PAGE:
SC judge asks Centre not to delay appointments in higher judiciary


File Photo Supreme Court

File Photo Supreme Court

Supreme Court judge Kurian Joseph today asked the Centre not to delay appointments in higher judiciary and clear the names in a time-bound manner after getting the recommendations from the collegium.

Amid speculation that the Centre was mulling increasing the age of superannuation of judges of the apex court and the high courts, Justice Joseph suggested that the age of retirement be raised to 70 years.

At present, apex court and high court judges demit office at the age of 65 and 62 years respectively.

“Just making a passing observation — as far as appointment to high courts are concerned, once the high court has sent some request, or the high court collegium creates an appointment of a judge, to high court, there should not be a delay of three months.

“As far as the Supreme Court is concerned, since it is an appointment from among the judges serving in the country for quite a long time, there must not be a delay of more than two weeks,” Justice Joseph, who has been vocal about the delay in elevation of Uttarakhand High Court Chief Justice K M Joseph to the apex court, said.

He was speaking at a conference on ‘National Initiative to Reduce Pendency and Delay in Judicial System’ organised by the Supreme Court of India in collaboration with the Indian Law Institute.

Chief Justice of India (CJI) Dipak Misra, who made the inaugural address, said shortage of judges was a factor responsible for pendency but at the same time some courts are functioning and performing better in same conditions.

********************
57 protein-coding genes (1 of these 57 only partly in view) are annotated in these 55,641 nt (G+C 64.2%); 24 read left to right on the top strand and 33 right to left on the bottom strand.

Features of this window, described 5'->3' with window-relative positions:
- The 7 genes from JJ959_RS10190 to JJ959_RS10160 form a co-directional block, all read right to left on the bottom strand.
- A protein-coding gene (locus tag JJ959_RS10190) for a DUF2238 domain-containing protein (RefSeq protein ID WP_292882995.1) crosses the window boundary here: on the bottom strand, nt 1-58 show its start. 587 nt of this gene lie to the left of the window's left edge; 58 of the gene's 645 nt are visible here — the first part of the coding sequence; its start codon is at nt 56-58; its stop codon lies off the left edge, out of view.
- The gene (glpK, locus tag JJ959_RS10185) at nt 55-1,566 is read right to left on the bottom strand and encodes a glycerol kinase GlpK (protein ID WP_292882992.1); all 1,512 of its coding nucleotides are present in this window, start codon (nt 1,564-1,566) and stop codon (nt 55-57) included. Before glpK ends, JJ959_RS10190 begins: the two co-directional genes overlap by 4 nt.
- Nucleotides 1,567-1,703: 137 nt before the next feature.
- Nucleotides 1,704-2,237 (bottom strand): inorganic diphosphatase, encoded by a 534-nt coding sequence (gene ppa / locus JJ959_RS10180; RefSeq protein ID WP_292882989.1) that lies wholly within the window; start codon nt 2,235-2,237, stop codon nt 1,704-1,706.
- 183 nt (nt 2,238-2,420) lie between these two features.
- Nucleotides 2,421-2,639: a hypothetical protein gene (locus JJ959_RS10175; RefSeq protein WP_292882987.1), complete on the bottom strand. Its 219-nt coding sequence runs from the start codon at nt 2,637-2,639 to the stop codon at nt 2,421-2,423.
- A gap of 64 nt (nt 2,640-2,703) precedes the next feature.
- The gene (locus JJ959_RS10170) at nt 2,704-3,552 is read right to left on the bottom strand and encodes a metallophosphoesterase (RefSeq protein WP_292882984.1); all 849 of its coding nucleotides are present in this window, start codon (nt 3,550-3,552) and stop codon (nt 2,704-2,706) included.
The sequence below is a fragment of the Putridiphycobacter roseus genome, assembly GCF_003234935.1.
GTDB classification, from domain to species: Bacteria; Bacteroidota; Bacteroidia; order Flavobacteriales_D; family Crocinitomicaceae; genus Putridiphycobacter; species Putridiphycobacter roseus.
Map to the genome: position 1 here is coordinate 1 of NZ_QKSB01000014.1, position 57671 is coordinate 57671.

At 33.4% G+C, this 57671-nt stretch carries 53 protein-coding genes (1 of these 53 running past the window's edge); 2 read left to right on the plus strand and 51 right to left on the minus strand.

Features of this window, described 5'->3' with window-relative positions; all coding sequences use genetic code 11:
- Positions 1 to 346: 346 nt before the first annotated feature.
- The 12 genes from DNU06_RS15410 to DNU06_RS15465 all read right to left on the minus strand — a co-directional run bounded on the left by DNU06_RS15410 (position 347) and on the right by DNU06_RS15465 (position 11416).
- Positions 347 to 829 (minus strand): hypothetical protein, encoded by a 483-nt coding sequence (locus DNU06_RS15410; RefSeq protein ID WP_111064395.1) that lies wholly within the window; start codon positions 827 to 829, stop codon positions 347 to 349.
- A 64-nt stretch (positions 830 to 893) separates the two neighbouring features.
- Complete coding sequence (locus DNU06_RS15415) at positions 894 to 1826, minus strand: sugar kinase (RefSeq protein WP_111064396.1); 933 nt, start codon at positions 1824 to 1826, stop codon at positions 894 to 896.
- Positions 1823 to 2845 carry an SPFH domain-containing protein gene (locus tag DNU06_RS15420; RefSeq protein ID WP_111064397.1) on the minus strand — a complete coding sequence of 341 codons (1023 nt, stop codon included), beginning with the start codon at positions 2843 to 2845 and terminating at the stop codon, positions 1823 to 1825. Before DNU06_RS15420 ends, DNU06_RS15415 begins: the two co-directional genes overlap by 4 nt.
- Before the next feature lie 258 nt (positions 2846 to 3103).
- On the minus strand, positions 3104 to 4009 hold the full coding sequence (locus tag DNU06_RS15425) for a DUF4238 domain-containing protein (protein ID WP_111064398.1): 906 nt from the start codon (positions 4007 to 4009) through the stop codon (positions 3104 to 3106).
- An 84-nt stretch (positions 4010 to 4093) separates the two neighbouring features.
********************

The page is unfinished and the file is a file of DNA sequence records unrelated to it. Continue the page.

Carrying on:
Justice Misra asked the high courts and districts across the country to share ideas and suggestions to perform better.

“Shortage of judges is a factor responsible for pendency but at the same time some courts are functioning and performing better in same conditions. Take such courts as models. This conference is for learning and sharing. Take suggestions and ideas. Conditions may be different but ideas may work over there,” he said.

While discussing over the various factors of pendency, the CJI said he is of the view that adjournment is a disorder.

He suggested that since the legal aid advocates are paid by the courts, they should take up matters to argue in the summer vacation to reduce the pendency.

“High courts may form think tanks with judges, lawyers, academicians etc., so that they can discuss innovative modes and initiatives to reduce delays,” Justice Misra said.

Justice Joseph, in his address, also said, “My suggestion to government is to increase the retirement age of high court and Supreme Court judges should be made the same and should be 70. It’s the more productive years as far as the experience of a judge is concerned, we can well utilise them up to the age of 70.”

Justice Ranjan Gogoi, who made a special address at the function attended by all high court judges and many district court judges from across the country, said that the trial length needs to be cut short to use make use of the judicial time.

“Substantial time is taken on procedural matters like summons, adjournments, recording of evidence and statements etc. He asked the lower judiciary to make use of the technology and said that most of the district courts don’t even have a wi-fi,” Gogoi said.

Justice M B Lokur observed that over 2.5 crore cases are pending in district courts where as HC have a pendency of 43 lakh and hence the focus must be on district courts as the concentration on grass root level will help the litigants.